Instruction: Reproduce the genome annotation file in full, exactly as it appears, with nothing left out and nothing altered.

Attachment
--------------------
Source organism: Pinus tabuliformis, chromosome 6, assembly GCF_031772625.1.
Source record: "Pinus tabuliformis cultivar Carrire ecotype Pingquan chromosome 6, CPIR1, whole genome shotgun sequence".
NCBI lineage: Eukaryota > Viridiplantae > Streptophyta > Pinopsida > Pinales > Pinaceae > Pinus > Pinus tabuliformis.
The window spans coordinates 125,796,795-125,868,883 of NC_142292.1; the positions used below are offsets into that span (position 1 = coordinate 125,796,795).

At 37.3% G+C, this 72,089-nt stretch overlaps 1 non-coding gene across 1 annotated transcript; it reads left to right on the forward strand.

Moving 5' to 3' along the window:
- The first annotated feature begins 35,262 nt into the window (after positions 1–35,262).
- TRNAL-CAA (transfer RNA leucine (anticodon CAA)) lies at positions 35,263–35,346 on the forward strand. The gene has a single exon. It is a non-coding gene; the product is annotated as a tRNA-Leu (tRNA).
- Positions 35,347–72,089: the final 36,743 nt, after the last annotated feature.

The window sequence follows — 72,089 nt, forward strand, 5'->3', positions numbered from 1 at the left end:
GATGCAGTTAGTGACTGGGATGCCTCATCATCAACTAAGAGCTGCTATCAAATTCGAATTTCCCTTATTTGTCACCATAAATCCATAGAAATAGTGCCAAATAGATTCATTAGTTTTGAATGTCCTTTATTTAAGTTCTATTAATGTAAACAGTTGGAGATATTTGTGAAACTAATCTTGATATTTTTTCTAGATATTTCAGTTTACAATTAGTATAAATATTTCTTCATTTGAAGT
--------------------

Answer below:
Source organism: Pinus tabuliformis, chromosome 6, assembly GCF_031772625.1.
Source record: "Pinus tabuliformis cultivar Carrire ecotype Pingquan chromosome 6, CPIR1, whole genome shotgun sequence".
NCBI lineage: Eukaryota > Viridiplantae > Streptophyta > Pinopsida > Pinales > Pinaceae > Pinus > Pinus tabuliformis.
The window spans coordinates 125,796,795-125,868,883 of NC_142292.1; the positions used below are offsets into that span (position 1 = coordinate 125,796,795).

At 37.3% G+C, this 72,089-nt stretch overlaps 1 non-coding gene across 1 annotated transcript; it reads left to right on the forward strand.

Moving 5' to 3' along the window:
- The first annotated feature begins 35,262 nt into the window (after positions 1–35,262).
- TRNAL-CAA (transfer RNA leucine (anticodon CAA)) lies at positions 35,263–35,346 on the forward strand. The gene has a single exon. It is a non-coding gene; the product is annotated as a tRNA-Leu (tRNA).
- Positions 35,347–72,089: the final 36,743 nt, after the last annotated feature.

The window sequence follows — 72,089 nt, forward strand, 5'->3', positions numbered from 1 at the left end:
GATGCAGTTAGTGACTGGGATGCCTCATCATCAACTAAGAGCTGCTATCAAATTCGAATTTCCCTTATTTGTCACCATAAATCCATAGAAATAGTGCCAAATAGATTCATTAGTTTTGAATGTCCTTTATTTAAGTTCTATTAATGTAAACAGTTGGAGATATTTGTGAAACTAATCTTGATATTTTTTCTAGATATTTCAGTTTACAATTAGTATAAATATTTCTTCATTTGAAGT